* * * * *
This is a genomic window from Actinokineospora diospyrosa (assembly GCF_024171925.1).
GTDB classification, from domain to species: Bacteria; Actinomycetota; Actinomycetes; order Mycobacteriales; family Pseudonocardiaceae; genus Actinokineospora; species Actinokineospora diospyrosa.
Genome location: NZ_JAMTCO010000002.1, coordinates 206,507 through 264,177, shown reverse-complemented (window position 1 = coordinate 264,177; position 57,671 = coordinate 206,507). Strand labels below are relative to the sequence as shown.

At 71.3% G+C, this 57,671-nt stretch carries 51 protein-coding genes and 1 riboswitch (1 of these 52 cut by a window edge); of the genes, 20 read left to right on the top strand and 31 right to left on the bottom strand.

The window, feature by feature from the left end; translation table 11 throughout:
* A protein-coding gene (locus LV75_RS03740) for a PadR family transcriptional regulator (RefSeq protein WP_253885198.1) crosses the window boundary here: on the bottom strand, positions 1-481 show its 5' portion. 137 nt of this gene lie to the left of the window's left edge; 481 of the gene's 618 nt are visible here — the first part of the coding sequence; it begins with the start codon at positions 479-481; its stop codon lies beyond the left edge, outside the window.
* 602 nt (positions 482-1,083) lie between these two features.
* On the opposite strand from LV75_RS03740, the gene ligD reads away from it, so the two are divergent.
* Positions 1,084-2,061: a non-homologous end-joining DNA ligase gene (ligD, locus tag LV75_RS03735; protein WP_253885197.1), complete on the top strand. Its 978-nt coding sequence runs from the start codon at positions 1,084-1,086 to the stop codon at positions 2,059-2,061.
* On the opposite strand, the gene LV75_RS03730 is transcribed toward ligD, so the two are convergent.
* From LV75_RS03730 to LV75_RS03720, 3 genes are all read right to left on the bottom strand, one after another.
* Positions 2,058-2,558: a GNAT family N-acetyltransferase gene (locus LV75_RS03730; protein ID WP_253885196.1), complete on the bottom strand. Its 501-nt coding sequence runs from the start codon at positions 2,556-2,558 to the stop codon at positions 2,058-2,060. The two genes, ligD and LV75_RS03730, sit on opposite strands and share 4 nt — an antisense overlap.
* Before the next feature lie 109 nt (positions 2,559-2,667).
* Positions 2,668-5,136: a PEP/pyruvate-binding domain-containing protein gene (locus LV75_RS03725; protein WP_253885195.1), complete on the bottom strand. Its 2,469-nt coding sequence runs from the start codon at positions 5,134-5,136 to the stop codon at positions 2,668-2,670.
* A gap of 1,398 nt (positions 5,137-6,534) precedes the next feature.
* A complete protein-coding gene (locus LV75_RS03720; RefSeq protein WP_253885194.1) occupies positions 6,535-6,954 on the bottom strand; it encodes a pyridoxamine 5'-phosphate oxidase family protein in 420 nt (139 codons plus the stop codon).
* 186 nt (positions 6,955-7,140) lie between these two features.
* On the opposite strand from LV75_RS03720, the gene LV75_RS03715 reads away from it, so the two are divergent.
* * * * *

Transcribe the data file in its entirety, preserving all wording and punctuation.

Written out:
This is a genomic window from Actinokineospora diospyrosa (assembly GCF_024171925.1).
GTDB classification, from domain to species: Bacteria; Actinomycetota; Actinomycetes; order Mycobacteriales; family Pseudonocardiaceae; genus Actinokineospora; species Actinokineospora diospyrosa.
Genome location: NZ_JAMTCO010000002.1, coordinates 206,507 through 264,177, shown reverse-complemented (window position 1 = coordinate 264,177; position 57,671 = coordinate 206,507). Strand labels below are relative to the sequence as shown.

At 71.3% G+C, this 57,671-nt stretch carries 51 protein-coding genes and 1 riboswitch (1 of these 52 cut by a window edge); of the genes, 20 read left to right on the top strand and 31 right to left on the bottom strand.

The window, feature by feature from the left end; translation table 11 throughout:
* A protein-coding gene (locus LV75_RS03740) for a PadR family transcriptional regulator (RefSeq protein WP_253885198.1) crosses the window boundary here: on the bottom strand, positions 1-481 show its 5' portion. 137 nt of this gene lie to the left of the window's left edge; 481 of the gene's 618 nt are visible here — the first part of the coding sequence; it begins with the start codon at positions 479-481; its stop codon lies beyond the left edge, outside the window.
* 602 nt (positions 482-1,083) lie between these two features.
* On the opposite strand from LV75_RS03740, the gene ligD reads away from it, so the two are divergent.
* Positions 1,084-2,061: a non-homologous end-joining DNA ligase gene (ligD, locus tag LV75_RS03735; protein WP_253885197.1), complete on the top strand. Its 978-nt coding sequence runs from the start codon at positions 1,084-1,086 to the stop codon at positions 2,059-2,061.
* On the opposite strand, the gene LV75_RS03730 is transcribed toward ligD, so the two are convergent.
* From LV75_RS03730 to LV75_RS03720, 3 genes are all read right to left on the bottom strand, one after another.
* Positions 2,058-2,558: a GNAT family N-acetyltransferase gene (locus LV75_RS03730; protein ID WP_253885196.1), complete on the bottom strand. Its 501-nt coding sequence runs from the start codon at positions 2,556-2,558 to the stop codon at positions 2,058-2,060. The two genes, ligD and LV75_RS03730, sit on opposite strands and share 4 nt — an antisense overlap.
* Before the next feature lie 109 nt (positions 2,559-2,667).
* Positions 2,668-5,136: a PEP/pyruvate-binding domain-containing protein gene (locus LV75_RS03725; protein WP_253885195.1), complete on the bottom strand. Its 2,469-nt coding sequence runs from the start codon at positions 5,134-5,136 to the stop codon at positions 2,668-2,670.
* A gap of 1,398 nt (positions 5,137-6,534) precedes the next feature.
* A complete protein-coding gene (locus LV75_RS03720; RefSeq protein WP_253885194.1) occupies positions 6,535-6,954 on the bottom strand; it encodes a pyridoxamine 5'-phosphate oxidase family protein in 420 nt (139 codons plus the stop codon).
* 186 nt (positions 6,955-7,140) lie between these two features.
* On the opposite strand from LV75_RS03720, the gene LV75_RS03715 reads away from it, so the two are divergent.